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CCGs risk becoming ‘bottom of hierarchy’


27 August 2011

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Clinical commissioning groups (CCGs) are in danger of becoming the bottom tier of the commissioning hierarchy, warns the NHS Alliance.

The representative organisation has called upon the government to ensure CCGs are fully involved in authorisation processes and modernisation plans.

The NHS Alliance recommends the authorisation process become a dialogue rather than an "arms length assessment" and that there should also be a dialogue in relation to the roles and responsibilities of the NHS Commissioning Board (NCB).

Clinical commissioning groups (CCGs) are in danger of becoming the bottom tier of the commissioning hierarchy, warns the NHS Alliance.

The representative organisation has called upon the government to ensure CCGs are fully involved in authorisation processes and modernisation plans.

The NHS Alliance recommends the authorisation process become a dialogue rather than an "arms length assessment" and that there should also be a dialogue in relation to the roles and responsibilities of the NHS Commissioning Board (NCB).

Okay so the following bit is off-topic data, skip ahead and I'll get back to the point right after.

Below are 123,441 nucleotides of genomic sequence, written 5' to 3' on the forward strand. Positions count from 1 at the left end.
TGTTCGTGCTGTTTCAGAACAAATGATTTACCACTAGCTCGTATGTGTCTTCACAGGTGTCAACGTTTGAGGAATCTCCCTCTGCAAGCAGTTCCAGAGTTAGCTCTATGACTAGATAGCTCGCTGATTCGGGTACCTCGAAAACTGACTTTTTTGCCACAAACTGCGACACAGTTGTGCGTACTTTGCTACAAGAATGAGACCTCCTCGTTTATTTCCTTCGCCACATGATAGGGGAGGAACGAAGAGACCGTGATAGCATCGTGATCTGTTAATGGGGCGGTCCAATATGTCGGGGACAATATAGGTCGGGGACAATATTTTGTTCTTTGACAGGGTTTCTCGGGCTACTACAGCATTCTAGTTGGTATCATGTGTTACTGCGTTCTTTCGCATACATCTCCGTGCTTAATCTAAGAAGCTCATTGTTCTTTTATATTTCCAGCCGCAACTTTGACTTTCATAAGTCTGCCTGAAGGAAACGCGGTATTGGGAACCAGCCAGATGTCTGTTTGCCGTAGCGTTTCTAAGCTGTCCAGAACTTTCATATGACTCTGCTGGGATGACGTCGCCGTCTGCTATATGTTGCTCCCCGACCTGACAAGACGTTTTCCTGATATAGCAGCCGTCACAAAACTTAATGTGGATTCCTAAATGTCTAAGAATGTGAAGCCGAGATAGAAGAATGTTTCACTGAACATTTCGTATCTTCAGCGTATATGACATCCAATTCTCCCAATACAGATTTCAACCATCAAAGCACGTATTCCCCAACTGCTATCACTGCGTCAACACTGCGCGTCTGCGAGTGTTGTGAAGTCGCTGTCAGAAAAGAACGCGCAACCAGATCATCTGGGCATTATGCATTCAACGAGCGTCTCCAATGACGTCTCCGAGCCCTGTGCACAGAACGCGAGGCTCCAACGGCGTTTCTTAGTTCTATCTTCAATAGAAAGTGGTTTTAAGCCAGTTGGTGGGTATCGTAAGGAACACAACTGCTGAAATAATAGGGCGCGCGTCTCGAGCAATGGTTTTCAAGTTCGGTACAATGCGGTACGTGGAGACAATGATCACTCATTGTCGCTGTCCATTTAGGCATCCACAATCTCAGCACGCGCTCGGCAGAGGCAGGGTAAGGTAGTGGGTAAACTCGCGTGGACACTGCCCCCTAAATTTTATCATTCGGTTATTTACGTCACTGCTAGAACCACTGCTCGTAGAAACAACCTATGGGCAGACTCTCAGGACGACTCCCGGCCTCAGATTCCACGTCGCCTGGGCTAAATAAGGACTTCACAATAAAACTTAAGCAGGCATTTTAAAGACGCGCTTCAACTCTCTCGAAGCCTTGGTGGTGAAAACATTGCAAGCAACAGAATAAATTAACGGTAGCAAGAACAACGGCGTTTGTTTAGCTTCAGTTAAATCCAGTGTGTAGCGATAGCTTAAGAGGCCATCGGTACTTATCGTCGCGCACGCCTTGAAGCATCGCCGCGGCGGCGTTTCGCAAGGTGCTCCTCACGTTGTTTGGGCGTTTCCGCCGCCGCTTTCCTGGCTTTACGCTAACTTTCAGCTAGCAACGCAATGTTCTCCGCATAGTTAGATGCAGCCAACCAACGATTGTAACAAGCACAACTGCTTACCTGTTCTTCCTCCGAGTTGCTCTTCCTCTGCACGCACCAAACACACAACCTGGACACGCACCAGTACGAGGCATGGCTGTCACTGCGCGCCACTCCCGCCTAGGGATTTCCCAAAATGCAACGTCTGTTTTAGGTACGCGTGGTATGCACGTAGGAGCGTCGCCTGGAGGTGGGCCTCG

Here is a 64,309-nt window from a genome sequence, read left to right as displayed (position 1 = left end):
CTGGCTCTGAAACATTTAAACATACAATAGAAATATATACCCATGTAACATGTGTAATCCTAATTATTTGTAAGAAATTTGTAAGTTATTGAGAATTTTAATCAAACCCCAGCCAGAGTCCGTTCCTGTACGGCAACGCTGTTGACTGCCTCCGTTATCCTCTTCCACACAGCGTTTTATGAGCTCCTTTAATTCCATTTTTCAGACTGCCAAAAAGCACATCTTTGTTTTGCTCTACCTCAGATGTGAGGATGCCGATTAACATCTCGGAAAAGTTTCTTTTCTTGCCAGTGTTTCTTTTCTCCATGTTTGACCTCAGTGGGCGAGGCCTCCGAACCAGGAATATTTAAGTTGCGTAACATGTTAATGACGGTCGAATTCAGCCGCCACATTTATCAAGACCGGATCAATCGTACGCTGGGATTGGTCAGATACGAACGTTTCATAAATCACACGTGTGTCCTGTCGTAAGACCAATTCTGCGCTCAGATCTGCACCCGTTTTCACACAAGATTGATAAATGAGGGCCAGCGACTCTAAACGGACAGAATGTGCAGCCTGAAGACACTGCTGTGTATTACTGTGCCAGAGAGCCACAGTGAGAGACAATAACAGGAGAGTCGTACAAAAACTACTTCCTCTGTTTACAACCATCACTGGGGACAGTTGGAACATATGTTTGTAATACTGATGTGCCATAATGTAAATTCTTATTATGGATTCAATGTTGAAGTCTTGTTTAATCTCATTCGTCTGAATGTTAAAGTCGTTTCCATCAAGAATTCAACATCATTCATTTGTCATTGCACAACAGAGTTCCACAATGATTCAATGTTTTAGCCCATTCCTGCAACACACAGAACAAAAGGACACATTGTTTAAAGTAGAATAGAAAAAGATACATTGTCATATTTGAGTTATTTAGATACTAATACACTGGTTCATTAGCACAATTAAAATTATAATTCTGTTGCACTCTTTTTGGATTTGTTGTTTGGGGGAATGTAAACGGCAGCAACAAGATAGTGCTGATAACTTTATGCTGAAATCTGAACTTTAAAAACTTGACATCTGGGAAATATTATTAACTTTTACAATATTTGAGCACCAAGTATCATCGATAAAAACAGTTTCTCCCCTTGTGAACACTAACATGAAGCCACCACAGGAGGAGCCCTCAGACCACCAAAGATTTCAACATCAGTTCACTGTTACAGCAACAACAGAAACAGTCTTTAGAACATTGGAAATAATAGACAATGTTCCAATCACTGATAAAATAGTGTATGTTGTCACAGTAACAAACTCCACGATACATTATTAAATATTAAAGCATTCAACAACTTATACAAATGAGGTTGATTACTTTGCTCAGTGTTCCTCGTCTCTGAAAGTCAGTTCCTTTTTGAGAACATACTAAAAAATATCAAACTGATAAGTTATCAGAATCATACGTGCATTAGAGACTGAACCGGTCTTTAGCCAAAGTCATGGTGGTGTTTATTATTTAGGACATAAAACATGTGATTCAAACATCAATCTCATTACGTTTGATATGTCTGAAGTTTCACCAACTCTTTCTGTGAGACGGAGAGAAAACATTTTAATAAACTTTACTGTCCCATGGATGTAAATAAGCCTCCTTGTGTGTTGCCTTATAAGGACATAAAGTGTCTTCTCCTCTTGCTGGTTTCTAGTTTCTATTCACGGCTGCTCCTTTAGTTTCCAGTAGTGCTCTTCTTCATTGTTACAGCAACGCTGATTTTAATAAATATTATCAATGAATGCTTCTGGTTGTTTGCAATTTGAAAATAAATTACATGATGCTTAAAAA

Bodies – such as the NCB/PCT cluster – are also reminded they should work with and support CCGs who are not ready, rather than taking over their commissioning responsibilities, said the NHS Alliance.

Dr Michael Dixon, Chairman of the NHS Alliance, said managing CCGs through PCT clusters "puts CCGs at arms' length" from the NCB, placing them in the periphery and at the bottom tier of the commissioning hierarchy.

"CCGs will play a crucial role in the new NHS and there needs to be a lot more dialogue between them and the centre regarding their authorisation and implementation," said Dr Dixon.

"At the moment, it seems that they will be put in a position where other bodies will be telling them what to do, which goes against the government's commitment to put 'CCGs at the heart of modernisation plans'."

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